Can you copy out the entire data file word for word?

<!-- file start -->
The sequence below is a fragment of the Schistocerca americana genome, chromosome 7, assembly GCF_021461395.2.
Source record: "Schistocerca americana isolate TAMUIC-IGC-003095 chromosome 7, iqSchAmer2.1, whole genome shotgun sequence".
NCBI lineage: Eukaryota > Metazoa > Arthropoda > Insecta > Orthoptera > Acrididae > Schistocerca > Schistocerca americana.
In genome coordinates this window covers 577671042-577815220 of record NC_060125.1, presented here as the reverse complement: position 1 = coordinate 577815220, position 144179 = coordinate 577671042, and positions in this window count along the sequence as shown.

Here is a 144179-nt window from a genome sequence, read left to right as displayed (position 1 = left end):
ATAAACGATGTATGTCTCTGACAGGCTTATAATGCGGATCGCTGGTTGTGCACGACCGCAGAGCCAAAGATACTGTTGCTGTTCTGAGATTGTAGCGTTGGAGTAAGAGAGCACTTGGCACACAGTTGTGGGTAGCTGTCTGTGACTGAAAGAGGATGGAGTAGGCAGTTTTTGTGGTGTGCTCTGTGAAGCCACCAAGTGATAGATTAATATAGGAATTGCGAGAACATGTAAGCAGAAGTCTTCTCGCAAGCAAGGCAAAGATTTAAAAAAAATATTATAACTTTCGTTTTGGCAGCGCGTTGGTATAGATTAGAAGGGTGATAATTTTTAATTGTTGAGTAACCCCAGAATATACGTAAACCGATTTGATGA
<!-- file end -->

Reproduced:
The sequence below is a fragment of the Schistocerca americana genome, chromosome 7, assembly GCF_021461395.2.
Source record: "Schistocerca americana isolate TAMUIC-IGC-003095 chromosome 7, iqSchAmer2.1, whole genome shotgun sequence".
NCBI lineage: Eukaryota > Metazoa > Arthropoda > Insecta > Orthoptera > Acrididae > Schistocerca > Schistocerca americana.
In genome coordinates this window covers 577671042-577815220 of record NC_060125.1, presented here as the reverse complement: position 1 = coordinate 577815220, position 144179 = coordinate 577671042, and positions in this window count along the sequence as shown.

Here is a 144179-nt window from a genome sequence, read left to right as displayed (position 1 = left end):
ATAAACGATGTATGTCTCTGACAGGCTTATAATGCGGATCGCTGGTTGTGCACGACCGCAGAGCCAAAGATACTGTTGCTGTTCTGAGATTGTAGCGTTGGAGTAAGAGAGCACTTGGCACACAGTTGTGGGTAGCTGTCTGTGACTGAAAGAGGATGGAGTAGGCAGTTTTTGTGGTGTGCTCTGTGAAGCCACCAAGTGATAGATTAATATAGGAATTGCGAGAACATGTAAGCAGAAGTCTTCTCGCAAGCAAGGCAAAGATTTAAAAAAAATATTATAACTTTCGTTTTGGCAGCGCGTTGGTATAGATTAGAAGGGTGATAATTTTTAATTGTTGAGTAACCCCAGAATATACGTAAACCGATTTGATGA